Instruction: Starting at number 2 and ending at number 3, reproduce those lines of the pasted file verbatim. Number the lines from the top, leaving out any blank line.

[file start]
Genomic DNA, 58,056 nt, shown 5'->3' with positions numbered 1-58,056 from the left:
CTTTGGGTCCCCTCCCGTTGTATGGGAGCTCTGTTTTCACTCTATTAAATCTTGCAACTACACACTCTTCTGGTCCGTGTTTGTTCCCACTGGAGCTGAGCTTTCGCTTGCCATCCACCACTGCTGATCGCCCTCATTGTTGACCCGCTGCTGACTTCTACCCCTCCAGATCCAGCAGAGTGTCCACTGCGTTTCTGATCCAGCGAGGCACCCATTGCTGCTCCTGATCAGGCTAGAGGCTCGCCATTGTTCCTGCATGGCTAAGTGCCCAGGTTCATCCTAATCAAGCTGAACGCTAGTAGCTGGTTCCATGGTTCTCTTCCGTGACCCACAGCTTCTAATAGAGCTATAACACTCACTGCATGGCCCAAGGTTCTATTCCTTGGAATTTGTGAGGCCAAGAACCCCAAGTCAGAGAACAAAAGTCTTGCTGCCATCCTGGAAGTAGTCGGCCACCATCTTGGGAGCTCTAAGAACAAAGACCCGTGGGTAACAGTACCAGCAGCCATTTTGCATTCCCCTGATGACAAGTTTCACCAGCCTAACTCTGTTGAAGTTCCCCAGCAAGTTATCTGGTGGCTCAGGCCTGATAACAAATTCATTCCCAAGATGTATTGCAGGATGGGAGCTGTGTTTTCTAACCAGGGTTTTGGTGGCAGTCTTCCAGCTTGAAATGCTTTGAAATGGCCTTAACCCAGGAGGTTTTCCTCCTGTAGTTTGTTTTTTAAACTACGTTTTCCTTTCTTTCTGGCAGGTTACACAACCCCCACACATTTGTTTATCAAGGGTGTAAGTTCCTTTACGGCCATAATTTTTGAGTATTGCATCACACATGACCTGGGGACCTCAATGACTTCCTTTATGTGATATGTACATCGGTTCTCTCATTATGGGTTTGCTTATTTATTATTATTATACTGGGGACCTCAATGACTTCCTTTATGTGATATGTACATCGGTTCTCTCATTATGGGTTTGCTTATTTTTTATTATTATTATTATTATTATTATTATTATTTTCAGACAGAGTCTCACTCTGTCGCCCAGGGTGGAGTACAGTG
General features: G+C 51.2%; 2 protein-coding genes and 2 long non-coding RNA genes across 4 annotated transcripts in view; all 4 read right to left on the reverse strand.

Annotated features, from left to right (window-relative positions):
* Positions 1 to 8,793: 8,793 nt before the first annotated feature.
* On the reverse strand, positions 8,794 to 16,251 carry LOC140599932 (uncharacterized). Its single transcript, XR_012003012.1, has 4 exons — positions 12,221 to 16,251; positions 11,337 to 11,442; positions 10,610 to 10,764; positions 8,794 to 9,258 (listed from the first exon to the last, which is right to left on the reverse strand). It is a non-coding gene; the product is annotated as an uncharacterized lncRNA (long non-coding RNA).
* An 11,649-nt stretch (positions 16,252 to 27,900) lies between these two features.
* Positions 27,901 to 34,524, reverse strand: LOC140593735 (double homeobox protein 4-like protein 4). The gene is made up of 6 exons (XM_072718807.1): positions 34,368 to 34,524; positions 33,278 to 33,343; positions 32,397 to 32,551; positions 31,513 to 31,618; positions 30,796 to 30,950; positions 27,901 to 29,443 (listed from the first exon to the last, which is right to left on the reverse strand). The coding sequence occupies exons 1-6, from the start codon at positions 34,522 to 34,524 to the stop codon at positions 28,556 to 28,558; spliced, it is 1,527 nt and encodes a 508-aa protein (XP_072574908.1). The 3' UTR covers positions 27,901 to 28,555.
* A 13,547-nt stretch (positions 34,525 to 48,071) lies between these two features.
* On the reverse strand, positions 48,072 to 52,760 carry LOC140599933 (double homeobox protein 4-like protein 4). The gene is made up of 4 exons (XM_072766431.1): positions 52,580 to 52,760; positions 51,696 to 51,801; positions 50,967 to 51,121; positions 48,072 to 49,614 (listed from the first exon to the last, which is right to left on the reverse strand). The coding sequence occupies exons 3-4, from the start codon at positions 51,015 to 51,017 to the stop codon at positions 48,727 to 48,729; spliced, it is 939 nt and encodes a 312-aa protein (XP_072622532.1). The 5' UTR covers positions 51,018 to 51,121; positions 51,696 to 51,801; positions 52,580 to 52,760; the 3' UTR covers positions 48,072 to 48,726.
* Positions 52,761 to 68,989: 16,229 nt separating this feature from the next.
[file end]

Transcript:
CTTTGGGTCCCCTCCCGTTGTATGGGAGCTCTGTTTTCACTCTATTAAATCTTGCAACTACACACTCTTCTGGTCCGTGTTTGTTCCCACTGGAGCTGAGCTTTCGCTTGCCATCCACCACTGCTGATCGCCCTCATTGTTGACCCGCTGCTGACTTCTACCCCTCCAGATCCAGCAGAGTGTCCACTGCGTTTCTGATCCAGCGAGGCACCCATTGCTGCTCCTGATCAGGCTAGAGGCTCGCCATTGTTCCTGCATGGCTAAGTGCCCAGGTTCATCCTAATCAAGCTGAACGCTAGTAGCTGGTTCCATGGTTCTCTTCCGTGACCCACAGCTTCTAATAGAGCTATAACACTCACTGCATGGCCCAAGGTTCTATTCCTTGGAATTTGTGAGGCCAAGAACCCCAAGTCAGAGAACAAAAGTCTTGCTGCCATCCTGGAAGTAGTCGGCCACCATCTTGGGAGCTCTAAGAACAAAGACCCGTGGGTAACAGTACCAGCAGCCATTTTGCATTCCCCTGATGACAAGTTTCACCAGCCTAACTCTGTTGAAGTTCCCCAGCAAGTTATCTGGTGGCTCAGGCCTGATAACAAATTCATTCCCAAGATGTATTGCAGGATGGGAGCTGTGTTTTCTAACCAGGGTTTTGGTGGCAGTCTTCCAGCTTGAAATGCTTTGAAATGGCCTTAACCCAGGAGGTTTTCCTCCTGTAGTTTGTTTTTTAAACTACGTTTTCCTTTCTTTCTGGCAGGTTACACAACCCCCACACATTTGTTTATCAAGGGTGTAAGTTCCTTTACGGCCATAATTTTTGAGTATTGCATCACACATGACCTGGGGACCTCAATGACTTCCTTTATGTGATATGTACATCGGTTCTCTCATTATGGGTTTGCTTATTTATTATTATTATACTGGGGACCTCAATGACTTCCTTTATGTGATATGTACATCGGTTCTCTCATTATGGGTTTGCTTATTTTTTATTATTATTATTATTATTATTATTATTATTTTCAGACAGAGTCTCACTCTGTCGCCCAGGGTGGAGTACAGTG
General features: G+C 51.2%; 2 protein-coding genes and 2 long non-coding RNA genes across 4 annotated transcripts in view; all 4 read right to left on the reverse strand.